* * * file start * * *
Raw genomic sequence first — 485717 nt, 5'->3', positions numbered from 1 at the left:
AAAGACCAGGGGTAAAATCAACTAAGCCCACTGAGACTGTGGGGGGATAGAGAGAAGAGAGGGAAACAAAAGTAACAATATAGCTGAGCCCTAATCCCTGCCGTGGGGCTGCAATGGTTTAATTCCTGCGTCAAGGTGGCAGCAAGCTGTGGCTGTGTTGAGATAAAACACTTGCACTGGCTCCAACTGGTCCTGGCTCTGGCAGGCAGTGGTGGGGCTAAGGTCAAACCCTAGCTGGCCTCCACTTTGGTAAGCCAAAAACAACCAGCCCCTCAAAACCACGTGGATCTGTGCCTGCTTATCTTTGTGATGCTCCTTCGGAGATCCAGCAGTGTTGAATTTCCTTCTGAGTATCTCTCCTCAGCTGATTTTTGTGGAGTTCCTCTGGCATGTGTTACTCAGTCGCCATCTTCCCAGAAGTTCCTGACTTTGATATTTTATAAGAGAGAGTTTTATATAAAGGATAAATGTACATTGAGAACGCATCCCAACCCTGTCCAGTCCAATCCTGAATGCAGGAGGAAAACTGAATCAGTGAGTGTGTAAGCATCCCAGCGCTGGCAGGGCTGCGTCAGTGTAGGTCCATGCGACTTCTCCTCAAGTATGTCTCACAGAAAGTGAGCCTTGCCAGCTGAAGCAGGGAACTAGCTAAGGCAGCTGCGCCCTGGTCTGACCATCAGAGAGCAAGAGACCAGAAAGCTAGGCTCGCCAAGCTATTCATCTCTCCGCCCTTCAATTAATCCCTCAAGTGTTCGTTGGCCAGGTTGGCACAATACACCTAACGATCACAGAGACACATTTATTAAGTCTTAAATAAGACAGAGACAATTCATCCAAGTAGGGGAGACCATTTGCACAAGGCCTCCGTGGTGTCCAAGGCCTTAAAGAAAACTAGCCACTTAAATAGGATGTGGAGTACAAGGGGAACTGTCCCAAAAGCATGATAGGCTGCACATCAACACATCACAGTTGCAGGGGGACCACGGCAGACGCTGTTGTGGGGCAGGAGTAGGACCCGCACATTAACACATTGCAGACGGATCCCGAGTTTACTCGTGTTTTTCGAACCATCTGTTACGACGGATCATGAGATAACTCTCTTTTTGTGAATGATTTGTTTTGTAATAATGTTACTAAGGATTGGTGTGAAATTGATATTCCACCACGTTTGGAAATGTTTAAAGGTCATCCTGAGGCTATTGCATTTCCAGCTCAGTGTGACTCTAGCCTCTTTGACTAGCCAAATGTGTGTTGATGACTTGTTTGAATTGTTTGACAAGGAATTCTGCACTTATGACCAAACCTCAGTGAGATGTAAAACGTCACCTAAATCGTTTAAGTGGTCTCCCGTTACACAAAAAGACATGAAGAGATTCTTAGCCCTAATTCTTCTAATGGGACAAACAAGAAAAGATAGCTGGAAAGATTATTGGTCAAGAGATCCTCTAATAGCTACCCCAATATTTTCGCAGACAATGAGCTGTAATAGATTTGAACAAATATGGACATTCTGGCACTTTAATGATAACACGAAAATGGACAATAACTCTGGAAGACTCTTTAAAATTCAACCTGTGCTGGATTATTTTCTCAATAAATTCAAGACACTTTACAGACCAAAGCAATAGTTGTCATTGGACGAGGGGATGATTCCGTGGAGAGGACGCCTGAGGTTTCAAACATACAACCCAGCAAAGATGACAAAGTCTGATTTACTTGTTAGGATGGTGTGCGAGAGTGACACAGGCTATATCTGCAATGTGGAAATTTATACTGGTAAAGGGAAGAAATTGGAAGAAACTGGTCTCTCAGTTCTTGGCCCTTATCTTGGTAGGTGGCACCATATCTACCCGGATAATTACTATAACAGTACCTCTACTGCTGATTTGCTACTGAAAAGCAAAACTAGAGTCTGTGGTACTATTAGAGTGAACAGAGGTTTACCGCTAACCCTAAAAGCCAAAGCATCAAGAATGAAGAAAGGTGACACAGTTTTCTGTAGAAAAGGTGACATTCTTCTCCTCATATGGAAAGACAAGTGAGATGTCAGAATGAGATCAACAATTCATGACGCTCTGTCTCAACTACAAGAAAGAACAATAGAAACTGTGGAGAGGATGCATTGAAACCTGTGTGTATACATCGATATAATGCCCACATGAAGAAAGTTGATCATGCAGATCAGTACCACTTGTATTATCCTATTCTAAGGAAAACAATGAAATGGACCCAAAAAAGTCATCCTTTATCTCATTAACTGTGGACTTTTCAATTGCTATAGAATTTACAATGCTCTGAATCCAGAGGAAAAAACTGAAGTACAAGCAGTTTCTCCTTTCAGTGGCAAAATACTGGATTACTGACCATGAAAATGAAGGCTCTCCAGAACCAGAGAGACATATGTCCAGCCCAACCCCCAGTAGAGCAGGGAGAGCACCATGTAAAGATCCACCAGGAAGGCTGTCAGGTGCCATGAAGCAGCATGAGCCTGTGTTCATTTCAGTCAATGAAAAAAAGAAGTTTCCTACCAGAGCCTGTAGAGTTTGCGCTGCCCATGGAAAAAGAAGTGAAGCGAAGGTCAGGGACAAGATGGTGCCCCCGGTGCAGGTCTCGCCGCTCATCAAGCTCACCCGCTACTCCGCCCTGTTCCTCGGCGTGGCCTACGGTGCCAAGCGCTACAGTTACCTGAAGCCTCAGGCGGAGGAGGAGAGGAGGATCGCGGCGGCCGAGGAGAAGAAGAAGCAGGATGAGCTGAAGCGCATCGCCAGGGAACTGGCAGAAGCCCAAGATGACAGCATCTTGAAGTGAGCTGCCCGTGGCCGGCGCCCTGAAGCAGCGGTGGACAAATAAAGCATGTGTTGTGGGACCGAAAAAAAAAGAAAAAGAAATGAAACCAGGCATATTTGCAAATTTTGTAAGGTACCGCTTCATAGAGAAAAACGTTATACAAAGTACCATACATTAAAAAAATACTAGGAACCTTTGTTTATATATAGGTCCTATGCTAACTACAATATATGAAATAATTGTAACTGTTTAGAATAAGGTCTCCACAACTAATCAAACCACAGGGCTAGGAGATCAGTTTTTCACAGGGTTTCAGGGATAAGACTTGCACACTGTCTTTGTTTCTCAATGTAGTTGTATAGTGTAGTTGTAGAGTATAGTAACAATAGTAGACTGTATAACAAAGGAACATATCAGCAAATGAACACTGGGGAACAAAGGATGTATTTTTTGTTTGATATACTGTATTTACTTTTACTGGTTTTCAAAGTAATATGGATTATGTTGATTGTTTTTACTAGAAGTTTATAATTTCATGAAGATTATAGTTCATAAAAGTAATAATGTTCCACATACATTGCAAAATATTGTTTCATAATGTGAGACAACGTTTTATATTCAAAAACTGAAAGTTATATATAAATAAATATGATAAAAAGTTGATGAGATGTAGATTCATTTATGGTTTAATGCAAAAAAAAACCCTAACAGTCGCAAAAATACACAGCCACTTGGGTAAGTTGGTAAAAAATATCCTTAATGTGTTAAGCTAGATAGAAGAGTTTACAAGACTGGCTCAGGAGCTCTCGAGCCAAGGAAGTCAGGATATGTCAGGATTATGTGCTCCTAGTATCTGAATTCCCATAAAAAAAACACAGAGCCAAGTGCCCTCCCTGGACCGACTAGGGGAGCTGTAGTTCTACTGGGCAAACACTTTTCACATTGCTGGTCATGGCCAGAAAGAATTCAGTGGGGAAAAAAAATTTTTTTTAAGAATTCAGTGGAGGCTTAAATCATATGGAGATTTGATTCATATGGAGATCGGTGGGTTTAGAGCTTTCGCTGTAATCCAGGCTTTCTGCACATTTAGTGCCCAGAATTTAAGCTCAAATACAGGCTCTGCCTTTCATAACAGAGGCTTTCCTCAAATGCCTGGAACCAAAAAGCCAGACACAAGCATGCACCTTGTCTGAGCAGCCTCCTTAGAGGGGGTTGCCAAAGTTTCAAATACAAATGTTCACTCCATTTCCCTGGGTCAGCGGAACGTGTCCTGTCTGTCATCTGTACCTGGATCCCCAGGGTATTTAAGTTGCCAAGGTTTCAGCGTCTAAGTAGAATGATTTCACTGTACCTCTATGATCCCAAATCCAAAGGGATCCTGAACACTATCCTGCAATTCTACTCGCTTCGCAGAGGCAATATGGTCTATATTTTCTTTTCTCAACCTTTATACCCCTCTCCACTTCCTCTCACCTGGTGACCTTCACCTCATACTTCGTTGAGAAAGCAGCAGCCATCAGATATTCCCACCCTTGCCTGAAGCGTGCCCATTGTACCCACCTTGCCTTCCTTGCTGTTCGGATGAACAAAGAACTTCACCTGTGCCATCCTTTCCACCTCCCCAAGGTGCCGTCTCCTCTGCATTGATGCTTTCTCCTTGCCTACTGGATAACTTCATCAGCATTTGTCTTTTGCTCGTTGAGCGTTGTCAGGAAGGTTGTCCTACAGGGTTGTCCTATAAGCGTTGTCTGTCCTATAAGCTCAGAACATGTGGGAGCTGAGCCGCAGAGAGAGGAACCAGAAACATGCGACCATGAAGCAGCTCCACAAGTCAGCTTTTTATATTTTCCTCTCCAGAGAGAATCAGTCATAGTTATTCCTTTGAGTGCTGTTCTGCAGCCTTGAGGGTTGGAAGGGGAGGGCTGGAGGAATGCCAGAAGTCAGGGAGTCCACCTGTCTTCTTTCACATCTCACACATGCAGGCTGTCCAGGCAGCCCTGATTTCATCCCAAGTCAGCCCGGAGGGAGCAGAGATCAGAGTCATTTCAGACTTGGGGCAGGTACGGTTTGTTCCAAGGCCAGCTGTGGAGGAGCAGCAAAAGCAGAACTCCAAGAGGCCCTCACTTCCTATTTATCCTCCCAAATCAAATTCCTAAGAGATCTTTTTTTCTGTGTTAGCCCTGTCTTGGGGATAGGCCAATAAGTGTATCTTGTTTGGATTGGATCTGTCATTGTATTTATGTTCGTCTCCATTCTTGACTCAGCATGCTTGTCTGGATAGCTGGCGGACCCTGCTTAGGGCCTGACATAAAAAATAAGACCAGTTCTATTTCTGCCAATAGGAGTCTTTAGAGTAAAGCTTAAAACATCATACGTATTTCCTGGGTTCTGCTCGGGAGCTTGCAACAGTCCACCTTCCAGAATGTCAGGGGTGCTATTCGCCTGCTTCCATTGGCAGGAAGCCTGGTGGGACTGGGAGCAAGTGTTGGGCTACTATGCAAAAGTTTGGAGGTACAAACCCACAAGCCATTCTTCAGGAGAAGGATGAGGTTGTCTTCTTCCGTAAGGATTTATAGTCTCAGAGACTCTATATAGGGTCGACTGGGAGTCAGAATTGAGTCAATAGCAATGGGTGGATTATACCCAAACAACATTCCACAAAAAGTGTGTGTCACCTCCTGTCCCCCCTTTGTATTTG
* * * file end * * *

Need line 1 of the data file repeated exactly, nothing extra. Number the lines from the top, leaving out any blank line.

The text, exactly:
Raw genomic sequence first — 485717 nt, 5'->3', positions numbered from 1 at the left: